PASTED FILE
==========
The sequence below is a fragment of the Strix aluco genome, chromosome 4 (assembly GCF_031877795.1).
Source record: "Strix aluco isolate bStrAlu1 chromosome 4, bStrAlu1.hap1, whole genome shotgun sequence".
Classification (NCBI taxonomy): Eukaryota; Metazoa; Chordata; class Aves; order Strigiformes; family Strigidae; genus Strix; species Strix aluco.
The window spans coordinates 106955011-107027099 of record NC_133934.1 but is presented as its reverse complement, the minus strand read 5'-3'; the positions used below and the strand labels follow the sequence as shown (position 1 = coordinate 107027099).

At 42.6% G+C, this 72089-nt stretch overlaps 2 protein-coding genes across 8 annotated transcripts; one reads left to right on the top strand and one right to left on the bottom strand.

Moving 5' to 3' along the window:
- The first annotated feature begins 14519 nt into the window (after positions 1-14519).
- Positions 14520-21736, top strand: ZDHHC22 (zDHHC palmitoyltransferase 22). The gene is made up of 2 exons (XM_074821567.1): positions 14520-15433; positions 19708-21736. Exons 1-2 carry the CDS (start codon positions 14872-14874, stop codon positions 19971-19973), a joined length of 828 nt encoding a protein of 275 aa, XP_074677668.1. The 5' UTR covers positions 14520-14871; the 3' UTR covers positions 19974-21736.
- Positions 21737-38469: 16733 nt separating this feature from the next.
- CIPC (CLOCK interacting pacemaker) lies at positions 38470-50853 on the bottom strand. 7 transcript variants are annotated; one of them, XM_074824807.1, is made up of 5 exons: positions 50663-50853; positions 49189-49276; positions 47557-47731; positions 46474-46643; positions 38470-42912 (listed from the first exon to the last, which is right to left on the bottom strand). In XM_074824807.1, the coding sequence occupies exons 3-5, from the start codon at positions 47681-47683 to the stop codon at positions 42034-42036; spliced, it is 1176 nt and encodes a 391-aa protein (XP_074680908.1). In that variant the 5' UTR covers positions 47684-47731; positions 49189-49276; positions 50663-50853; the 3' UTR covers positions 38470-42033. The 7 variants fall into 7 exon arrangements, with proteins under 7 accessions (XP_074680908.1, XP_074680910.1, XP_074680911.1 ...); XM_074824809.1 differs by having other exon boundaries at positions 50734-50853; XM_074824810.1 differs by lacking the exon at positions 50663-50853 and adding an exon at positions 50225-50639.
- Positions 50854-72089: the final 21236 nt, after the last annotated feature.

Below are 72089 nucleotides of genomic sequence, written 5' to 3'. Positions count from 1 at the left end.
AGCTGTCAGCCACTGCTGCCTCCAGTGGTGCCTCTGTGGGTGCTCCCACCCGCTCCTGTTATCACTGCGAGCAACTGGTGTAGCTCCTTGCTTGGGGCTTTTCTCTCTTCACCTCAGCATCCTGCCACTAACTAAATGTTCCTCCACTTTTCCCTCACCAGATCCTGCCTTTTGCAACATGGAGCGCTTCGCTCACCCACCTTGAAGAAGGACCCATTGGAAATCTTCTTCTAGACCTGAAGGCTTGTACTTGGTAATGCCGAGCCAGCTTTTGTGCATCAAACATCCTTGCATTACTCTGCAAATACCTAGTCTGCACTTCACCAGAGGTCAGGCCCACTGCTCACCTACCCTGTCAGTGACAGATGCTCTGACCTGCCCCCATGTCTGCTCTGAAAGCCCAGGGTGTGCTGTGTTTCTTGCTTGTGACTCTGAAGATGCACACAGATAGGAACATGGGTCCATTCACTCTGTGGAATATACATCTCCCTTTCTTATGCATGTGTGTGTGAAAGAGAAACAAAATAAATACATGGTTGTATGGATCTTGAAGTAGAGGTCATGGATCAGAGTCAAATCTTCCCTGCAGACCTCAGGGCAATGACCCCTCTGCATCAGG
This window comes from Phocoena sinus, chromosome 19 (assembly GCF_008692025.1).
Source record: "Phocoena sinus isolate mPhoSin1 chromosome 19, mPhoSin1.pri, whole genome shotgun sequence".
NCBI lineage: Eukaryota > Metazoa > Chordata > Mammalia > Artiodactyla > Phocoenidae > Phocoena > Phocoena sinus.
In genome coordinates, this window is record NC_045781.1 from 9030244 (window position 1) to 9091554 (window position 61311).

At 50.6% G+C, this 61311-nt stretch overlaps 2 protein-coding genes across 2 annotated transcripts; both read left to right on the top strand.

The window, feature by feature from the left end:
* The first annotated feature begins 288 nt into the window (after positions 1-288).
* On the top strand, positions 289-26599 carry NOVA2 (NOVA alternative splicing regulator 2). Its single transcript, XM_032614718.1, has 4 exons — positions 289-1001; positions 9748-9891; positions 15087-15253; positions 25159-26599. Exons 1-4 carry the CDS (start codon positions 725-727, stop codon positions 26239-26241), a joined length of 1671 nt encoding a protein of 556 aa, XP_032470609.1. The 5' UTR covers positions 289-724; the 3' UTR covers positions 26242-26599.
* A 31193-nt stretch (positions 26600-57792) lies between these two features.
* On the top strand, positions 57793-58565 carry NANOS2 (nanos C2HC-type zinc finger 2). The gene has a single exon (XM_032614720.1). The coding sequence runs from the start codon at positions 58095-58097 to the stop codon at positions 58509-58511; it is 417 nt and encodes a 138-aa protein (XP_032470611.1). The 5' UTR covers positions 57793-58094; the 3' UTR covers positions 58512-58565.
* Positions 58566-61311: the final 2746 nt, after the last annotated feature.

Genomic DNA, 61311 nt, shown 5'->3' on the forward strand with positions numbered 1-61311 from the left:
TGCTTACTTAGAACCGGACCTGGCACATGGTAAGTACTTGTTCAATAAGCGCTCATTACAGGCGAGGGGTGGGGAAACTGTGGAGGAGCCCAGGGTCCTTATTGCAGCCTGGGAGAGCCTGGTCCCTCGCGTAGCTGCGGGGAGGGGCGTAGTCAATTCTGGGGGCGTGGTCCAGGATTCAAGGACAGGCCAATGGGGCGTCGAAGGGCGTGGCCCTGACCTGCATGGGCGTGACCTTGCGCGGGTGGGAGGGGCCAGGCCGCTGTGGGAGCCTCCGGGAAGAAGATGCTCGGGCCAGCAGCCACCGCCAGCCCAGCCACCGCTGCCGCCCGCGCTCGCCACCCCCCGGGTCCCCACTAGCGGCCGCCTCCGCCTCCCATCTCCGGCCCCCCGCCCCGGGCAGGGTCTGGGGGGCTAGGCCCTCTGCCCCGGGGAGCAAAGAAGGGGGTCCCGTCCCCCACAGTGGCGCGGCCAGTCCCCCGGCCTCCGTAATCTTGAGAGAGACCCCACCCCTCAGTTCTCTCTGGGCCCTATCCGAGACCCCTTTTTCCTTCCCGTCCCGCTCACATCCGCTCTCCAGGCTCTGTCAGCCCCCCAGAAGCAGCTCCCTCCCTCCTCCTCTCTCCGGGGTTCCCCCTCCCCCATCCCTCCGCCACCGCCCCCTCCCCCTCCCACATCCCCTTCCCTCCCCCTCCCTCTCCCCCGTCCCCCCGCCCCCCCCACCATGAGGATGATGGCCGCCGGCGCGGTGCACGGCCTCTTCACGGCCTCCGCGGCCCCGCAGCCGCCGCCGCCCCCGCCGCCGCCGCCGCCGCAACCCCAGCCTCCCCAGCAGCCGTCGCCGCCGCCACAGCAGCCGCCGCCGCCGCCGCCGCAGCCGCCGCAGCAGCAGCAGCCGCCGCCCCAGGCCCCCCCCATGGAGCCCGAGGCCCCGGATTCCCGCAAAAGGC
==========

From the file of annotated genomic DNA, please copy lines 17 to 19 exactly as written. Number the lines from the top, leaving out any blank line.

In genome coordinates, this window is record NC_045781.1 from 9030244 (window position 1) to 9091554 (window position 61311).

At 50.6% G+C, this 61311-nt stretch overlaps 2 protein-coding genes across 2 annotated transcripts; both read left to right on the top strand.

The window, feature by feature from the left end: